Following the Allied breakout from Normandy in August 1944, the Allies swiftly moved north and east into northern France, Belgium and the Netherlands. The Belgian port of Antwerp was liberated by the British Second Army on 4 September, 1944 and became a target for German V-weapons in early October, 1944.
In November, Supreme Headquarters Allied Expeditionary Force (SHAEF) requested assistance from the Department of Home Security with dealing with the aftermath of incidents caused by the V-weapons in Antwerp. In early December 1944 it was announced that special “No. 1 Overseas Column”, made up of Civil Defence volunteers, would be sent to Antwerp to assist the Belgian authorities and Pioneer Corps there.
224 volunteers were drawn from the Regional Columns of the Civil Defence Reserve, including 20 vehicles, mobile workshops, canteen, motorcycles and rescue equipment. The column had veterans of the air raids on London, Manchester, Liverpool, Plymouth and Glasgow amongst its ranks. The column included heavy rescue, first aid, decontamination and incident control. They were to wear a new shoulder title “C.D.R. Overseas Column” on their dark blue battledress. Although under military control they were not members of the armed services and were not armed.
The column, commanded by Charles Newman CBE, was organised at Sutton Park, north of Birmingham, and left for Europe on Christmas Day 1944. They stayed at a transit camp until 27 December and then onboarded their vehicles on an LST for the sailing to Belgium on 28 December. However, poor weather meant they anchored in port until 30 December. They finally reached Belgium on New Year’s Day 1945. They travelled to their headquarters in Antwerp and reported to 21st Army Group on 5 January as ready for action.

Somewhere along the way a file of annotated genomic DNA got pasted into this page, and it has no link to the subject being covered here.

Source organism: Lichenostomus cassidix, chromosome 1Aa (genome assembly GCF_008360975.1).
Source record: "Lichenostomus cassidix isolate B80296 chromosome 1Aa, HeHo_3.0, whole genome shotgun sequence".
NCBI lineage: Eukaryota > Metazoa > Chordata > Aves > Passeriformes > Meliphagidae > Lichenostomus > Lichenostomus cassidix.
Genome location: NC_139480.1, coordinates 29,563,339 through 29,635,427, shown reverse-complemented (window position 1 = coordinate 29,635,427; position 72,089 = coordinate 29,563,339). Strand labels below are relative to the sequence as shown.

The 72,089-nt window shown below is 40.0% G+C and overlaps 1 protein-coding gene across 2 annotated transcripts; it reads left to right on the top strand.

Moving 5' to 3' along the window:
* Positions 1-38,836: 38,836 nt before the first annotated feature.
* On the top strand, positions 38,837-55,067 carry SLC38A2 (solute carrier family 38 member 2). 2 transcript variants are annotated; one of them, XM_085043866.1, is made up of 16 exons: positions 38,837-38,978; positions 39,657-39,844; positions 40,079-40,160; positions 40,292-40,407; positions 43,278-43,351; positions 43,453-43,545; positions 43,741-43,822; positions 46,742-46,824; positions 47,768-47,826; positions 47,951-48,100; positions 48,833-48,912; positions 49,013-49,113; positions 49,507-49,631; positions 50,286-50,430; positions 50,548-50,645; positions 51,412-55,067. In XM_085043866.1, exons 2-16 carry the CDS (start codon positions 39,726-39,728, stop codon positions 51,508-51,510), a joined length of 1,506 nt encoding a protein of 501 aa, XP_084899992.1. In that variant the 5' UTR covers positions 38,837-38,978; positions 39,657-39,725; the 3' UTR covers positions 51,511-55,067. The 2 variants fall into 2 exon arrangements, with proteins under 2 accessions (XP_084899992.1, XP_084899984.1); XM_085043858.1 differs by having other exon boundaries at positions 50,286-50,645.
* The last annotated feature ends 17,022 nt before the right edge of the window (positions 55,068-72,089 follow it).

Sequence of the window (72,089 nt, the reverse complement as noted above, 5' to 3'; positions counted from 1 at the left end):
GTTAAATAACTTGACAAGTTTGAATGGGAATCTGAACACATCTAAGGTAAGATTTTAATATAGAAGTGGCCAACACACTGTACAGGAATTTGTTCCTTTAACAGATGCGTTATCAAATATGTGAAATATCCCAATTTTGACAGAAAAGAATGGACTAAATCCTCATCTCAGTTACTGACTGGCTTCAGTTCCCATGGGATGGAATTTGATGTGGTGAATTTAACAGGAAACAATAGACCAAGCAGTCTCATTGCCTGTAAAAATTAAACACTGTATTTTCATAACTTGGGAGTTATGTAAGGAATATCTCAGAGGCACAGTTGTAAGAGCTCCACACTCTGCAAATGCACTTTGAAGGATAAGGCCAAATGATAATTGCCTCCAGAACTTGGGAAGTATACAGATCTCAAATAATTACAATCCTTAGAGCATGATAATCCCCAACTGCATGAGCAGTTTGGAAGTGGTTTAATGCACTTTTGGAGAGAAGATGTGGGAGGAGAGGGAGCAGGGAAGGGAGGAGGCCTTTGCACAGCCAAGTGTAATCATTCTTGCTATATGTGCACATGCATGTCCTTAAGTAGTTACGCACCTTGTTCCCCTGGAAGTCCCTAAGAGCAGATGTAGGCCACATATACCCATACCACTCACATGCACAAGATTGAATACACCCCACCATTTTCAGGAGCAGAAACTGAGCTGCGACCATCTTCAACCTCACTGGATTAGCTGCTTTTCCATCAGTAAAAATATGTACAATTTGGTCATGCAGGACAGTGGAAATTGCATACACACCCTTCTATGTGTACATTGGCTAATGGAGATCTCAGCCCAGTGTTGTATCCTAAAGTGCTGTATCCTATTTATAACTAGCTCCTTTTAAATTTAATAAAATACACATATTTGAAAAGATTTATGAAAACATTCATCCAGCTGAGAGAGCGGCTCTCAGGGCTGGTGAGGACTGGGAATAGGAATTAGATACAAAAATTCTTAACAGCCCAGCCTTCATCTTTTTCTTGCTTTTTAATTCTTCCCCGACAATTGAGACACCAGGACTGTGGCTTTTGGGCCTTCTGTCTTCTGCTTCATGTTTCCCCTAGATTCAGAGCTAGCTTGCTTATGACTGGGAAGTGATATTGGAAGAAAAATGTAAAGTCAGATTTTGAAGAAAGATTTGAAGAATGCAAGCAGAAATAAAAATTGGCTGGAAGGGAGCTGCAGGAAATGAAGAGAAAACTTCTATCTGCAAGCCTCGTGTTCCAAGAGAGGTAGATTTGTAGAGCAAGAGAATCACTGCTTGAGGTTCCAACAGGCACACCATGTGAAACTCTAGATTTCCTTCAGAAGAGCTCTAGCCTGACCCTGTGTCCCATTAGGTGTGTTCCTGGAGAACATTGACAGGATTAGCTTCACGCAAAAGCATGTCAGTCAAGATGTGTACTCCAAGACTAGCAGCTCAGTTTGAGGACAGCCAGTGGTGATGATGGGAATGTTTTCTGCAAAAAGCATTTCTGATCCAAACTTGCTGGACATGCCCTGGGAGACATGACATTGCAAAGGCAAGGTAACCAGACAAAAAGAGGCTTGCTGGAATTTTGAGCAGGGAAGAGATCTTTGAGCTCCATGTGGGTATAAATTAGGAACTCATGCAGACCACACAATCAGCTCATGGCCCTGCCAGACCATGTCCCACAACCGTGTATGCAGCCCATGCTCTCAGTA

On 16 January, 1945, the Overseas Column suffered its first casualty. Following the explosion of a V2 missile, 44-year-old Group Sergeant Thomas James Parkinson (formally a member of a Manchester Rescue Squad) entered through debris to assist people trapped inside. A wall collapsed and although pulled out by fellow CD members he died. Party Leader Mahaffy was injured in this incident but later recovered. Parkinson is buried in Schoonselhof Cemetery. Sources quote 18 February as the day Parkinson died and this appears on his headstone and in press cuttings from the time. Parkinson received a posthumous King's Commendation for Brave Conduct which was gazetted in September 1945.
Between January and March 1945, 427 V1s and 256 V2s landed in the greater Antwerp area. The Overseas Column attended 44 incidents caused by V-weapons. The city featured buildings with deep basements that had not been reinforced. When struck by V-weapons this basements often filled with debris making the task of the Overseas Column exceedingly difficult. In some areas of the port they also had to contend with the presence of moats and waterways hampering rescue attempts. The Overseas Column also trained the local P.L.B. (Passieve Luchtbescherming - Passive Air Defence) and police in dealing with incidents.
Attached to the column was Don Dallas as Liaison Officer. He was an experienced member of a rescue squad and also a journalist. He had written for many magazines on ARP and Civil Defence matters since the start of the war. He volunteered his services for the Overseas Column and his position was discussed in papers because he was a conscientious objector. However, he was sent with the column to Belgium and wrote a number of articles on the performance of the column in Antwerp.
With the end of hostilities in Europe on 8 May, 1945 the Overseas Column was stood down. A thank you parade on 14 May, 1945 was organised by Camille Huysmans, the major of Antwerp, to thank members of the Civil Defence Reserve - No.1 Overseas Column for their assistance.